Album Reviews

Les Incompetents – End Of An Error 2004-2006

(White Heat) UK release date: 12 March 2007


Les Incompetents - End Of An Error 2004-2006 Reviewing bands posthumously seems a little pointless at times, particularly when the band in question hardly changed the face of music as we know it. Who knows though, in a few years we might look back and class Les Incompetents as being one of the most important bands of the decade. It’s fairly improbable though.

Two years of Les Incompetents (that’s Les as in Dawson incidentally) yielded a few singles, and some interesting gigs, but failed to create much of a ripple. Indeed it’s only since their split that they’ve started to make headlines. Vocalist Frederick Bang is currently hanging off the arm of Peaches Geldof, whilst vocalist number two, Billy Leeson, recently ended up in a coma after an altercation with a former Green Party candidate.

It’s a shame that they never made a huge impression, because a cursory trip through End Of An Error shows a band that was far from incompetent. Their songs were a fusion of punk, folk, and pop that glinted with a knowing schizoid wit.

Escapades swings randomly through time changes and a chanted dual vocal that is triggers off the pleasure zones in the inner ear within seconds. It’s the exact kind of song that Larrikin Love churn out with seeming ease and are roundly applauded for.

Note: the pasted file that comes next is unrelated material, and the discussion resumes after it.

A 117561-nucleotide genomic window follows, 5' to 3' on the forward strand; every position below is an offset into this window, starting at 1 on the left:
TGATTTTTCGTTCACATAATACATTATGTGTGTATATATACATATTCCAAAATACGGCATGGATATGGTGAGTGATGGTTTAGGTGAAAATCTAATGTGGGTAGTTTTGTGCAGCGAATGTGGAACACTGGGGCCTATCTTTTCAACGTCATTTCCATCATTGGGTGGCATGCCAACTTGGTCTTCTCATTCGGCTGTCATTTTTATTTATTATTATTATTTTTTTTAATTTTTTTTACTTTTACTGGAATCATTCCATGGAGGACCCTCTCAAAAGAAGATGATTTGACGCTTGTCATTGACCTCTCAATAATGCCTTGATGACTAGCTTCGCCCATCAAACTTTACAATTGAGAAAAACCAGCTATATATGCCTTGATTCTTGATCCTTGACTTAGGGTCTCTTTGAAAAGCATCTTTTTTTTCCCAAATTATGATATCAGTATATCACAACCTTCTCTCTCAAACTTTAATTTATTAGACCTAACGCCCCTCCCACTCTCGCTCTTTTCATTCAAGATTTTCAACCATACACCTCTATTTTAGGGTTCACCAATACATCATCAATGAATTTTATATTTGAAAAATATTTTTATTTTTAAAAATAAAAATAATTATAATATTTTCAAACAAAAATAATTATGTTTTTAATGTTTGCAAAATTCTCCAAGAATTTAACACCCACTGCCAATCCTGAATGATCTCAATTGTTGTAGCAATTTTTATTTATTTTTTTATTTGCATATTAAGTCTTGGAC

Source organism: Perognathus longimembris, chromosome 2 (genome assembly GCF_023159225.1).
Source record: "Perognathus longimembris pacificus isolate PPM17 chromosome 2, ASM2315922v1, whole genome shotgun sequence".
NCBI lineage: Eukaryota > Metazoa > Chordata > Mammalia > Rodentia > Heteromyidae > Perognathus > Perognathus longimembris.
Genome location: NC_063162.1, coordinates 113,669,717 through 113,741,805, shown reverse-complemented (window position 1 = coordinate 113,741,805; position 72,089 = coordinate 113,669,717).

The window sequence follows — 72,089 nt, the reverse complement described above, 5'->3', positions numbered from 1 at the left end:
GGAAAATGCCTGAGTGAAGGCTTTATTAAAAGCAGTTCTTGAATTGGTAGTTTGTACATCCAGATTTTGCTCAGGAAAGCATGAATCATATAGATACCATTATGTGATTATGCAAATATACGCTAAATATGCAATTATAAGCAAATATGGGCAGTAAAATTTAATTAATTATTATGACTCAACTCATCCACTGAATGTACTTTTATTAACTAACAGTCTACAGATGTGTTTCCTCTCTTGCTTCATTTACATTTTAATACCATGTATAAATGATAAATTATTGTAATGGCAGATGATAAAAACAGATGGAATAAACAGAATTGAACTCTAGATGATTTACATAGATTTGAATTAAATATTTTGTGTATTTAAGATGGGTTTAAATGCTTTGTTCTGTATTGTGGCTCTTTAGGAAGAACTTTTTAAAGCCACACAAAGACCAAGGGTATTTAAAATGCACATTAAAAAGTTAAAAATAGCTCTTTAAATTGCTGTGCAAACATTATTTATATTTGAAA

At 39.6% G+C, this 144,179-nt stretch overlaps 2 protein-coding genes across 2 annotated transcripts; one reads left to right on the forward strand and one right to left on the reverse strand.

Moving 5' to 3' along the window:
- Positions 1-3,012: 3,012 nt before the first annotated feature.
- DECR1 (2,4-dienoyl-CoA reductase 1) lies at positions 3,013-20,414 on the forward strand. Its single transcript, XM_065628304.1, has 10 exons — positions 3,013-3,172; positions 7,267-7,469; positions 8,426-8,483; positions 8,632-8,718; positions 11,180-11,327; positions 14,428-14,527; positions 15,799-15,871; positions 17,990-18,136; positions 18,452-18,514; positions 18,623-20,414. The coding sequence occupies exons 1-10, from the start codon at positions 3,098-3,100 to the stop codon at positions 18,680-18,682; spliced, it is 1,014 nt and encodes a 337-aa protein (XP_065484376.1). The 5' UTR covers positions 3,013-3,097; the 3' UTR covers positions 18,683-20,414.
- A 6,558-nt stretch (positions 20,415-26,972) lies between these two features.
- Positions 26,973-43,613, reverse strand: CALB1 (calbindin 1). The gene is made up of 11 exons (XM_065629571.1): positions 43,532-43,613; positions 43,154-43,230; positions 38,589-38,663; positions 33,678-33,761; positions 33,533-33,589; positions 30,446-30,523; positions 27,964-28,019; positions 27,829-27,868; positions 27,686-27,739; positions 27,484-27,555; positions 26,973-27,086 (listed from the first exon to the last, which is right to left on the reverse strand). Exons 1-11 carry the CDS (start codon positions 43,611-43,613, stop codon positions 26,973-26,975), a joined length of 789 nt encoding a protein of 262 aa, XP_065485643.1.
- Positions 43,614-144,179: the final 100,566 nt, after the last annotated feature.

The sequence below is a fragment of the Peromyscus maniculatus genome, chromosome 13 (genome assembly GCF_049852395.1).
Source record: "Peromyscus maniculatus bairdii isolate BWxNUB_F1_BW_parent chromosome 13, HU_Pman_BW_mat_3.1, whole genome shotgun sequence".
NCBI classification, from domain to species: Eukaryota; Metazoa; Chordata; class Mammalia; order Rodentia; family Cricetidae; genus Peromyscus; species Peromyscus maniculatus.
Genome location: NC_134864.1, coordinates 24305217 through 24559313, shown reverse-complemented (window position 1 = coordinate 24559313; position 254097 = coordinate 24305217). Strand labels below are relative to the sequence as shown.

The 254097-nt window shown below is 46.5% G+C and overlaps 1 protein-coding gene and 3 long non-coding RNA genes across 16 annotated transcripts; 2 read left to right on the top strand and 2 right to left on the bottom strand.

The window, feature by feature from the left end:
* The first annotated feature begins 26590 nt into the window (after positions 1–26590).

Costa Rica is a rampant charge led by the dual vocals of Bang and Leeson which changes shape so often it’s almost hard to get a grasp on exactly what’s going on. It must be said it’s perhaps the dual vocals that set the band apart from other ‘Thamesbeat’ bands. At times the idea makes perfect sense, and at others their approach is so infuriating that you want to become a Green Party candidate.

Humour and music often make uncomfortable bedfellows (remember The Sultans of Ping?) and the sound of someone who sounds like Brian Blessed really overacting bellowing over the course of 10 songs can get a little wearing. That’s bad enough, but the exorable Stupid Rap that closes the album is almost enough to persuade even the most level headed person that purchasing a sniper rifle and hunting the band down before they reform might not be such a bad idea.

Perhaps the most telling thing about this album is the interview from XFM that has been included at the end of the collection. It constantly references the band’s live performance and highlights the fact that they were a great live band. Looking back across the songs included here, it would not be unfair to suggest that whilst we may not have lost a great singles band, we have lost a band that were undoubtedly capable of putting on hugely enjoyable live shows.


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Les Incompetents – End Of An Error 2004-2006